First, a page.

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Life Sciences; Biochemistry, general; Biological and Medical Physics, Biophysics; Cell Biology; Neurobiology; Membrane Biology; Nanotechnology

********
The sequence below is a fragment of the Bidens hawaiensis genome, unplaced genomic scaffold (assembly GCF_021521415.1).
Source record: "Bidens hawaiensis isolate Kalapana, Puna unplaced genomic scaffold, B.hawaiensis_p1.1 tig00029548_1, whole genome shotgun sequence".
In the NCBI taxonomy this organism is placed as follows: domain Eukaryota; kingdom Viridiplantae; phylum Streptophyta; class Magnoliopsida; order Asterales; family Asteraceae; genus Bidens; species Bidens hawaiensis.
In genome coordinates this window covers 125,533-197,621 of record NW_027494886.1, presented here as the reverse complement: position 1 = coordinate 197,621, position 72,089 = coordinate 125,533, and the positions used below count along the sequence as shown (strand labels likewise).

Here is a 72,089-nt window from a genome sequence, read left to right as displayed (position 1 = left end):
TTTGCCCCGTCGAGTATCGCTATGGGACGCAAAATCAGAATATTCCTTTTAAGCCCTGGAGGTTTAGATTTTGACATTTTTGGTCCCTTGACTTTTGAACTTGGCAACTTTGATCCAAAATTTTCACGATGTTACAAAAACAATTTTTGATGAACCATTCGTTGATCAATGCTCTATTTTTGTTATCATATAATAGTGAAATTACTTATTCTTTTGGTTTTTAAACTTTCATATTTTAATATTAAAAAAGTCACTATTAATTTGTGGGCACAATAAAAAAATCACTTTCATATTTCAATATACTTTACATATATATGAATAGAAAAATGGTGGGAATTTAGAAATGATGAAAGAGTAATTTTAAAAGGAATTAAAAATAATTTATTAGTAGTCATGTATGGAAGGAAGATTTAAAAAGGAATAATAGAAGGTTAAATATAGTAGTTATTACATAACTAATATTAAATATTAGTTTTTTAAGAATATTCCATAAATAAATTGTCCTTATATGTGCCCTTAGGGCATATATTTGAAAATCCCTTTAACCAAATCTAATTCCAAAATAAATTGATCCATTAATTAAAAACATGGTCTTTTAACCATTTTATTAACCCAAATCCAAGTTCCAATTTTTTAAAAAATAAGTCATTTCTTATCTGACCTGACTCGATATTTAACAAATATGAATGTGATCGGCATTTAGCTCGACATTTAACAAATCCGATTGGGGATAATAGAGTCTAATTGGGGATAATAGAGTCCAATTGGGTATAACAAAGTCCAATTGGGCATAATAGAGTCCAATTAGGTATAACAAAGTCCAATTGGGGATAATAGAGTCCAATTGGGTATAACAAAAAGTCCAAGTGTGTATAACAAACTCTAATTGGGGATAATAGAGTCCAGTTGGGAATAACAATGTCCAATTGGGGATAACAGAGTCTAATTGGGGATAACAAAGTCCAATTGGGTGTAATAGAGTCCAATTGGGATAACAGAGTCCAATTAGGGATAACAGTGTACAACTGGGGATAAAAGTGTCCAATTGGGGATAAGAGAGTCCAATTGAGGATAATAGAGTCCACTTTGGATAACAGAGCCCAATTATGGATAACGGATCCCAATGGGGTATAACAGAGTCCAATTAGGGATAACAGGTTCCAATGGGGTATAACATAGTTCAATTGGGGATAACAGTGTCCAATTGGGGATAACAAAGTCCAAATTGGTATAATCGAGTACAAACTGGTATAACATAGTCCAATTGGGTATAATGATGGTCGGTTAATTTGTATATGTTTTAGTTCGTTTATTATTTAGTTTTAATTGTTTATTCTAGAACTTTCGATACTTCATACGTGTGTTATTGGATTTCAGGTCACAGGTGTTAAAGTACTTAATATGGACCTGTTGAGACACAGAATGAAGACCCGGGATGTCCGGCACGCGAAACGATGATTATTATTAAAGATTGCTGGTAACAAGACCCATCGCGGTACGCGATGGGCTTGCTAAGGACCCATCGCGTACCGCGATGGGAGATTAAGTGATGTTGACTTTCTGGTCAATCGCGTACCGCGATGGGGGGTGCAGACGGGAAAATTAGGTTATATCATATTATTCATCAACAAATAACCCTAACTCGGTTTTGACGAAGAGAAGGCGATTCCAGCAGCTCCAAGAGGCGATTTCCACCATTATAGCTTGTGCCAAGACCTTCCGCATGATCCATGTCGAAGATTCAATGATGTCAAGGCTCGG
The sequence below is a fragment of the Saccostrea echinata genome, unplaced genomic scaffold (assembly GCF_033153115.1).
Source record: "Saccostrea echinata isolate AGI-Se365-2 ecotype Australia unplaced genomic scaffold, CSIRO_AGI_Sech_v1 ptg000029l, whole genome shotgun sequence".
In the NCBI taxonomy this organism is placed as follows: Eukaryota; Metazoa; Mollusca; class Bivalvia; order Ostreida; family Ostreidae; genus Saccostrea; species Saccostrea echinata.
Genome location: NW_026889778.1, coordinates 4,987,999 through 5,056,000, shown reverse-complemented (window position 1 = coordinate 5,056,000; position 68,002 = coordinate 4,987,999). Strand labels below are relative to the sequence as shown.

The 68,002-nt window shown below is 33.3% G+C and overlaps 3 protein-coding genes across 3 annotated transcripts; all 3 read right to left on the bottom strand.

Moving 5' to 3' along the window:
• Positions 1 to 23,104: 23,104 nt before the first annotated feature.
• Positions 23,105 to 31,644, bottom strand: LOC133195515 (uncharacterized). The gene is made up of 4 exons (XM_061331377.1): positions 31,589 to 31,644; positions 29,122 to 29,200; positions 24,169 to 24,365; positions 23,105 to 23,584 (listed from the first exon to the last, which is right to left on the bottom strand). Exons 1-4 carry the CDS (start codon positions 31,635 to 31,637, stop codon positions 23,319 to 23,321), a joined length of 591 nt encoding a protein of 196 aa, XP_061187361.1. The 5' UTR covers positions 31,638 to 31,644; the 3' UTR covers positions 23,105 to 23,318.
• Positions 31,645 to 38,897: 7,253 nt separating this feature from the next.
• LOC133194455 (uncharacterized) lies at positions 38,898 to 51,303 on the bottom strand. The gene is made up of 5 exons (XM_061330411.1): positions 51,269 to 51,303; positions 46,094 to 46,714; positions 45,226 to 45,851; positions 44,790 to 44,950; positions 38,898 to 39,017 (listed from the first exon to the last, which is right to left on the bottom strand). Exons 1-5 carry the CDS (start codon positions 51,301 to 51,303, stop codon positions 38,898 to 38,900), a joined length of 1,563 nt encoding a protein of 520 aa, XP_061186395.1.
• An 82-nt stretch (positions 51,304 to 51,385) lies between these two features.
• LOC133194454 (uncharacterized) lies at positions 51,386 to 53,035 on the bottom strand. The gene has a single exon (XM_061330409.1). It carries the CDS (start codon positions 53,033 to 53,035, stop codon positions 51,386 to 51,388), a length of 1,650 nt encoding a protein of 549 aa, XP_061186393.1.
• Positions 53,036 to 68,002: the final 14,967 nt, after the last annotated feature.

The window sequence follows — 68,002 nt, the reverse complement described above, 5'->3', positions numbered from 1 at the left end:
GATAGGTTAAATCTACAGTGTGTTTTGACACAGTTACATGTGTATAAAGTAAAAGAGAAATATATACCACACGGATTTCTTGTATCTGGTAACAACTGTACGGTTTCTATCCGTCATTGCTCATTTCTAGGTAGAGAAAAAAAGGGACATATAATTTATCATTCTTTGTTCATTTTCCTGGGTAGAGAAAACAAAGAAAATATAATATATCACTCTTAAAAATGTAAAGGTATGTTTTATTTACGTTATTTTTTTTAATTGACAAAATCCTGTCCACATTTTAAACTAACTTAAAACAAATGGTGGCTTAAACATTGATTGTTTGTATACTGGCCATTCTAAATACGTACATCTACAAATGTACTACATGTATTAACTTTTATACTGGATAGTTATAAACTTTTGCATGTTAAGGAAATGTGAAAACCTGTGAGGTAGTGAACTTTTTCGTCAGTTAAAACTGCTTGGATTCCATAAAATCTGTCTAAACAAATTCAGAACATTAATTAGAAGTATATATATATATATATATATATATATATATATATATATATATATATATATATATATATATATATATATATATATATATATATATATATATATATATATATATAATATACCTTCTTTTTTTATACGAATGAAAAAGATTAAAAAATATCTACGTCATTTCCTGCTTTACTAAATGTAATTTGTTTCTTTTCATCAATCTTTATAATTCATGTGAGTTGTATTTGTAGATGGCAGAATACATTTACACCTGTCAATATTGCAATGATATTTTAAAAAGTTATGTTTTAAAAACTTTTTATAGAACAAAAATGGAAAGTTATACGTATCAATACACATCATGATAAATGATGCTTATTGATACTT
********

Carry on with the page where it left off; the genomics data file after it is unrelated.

ISSN
0175-7571
eISSN
1432-1017
D.O.I.
10.1007/s00249-017-1271-1
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Abstract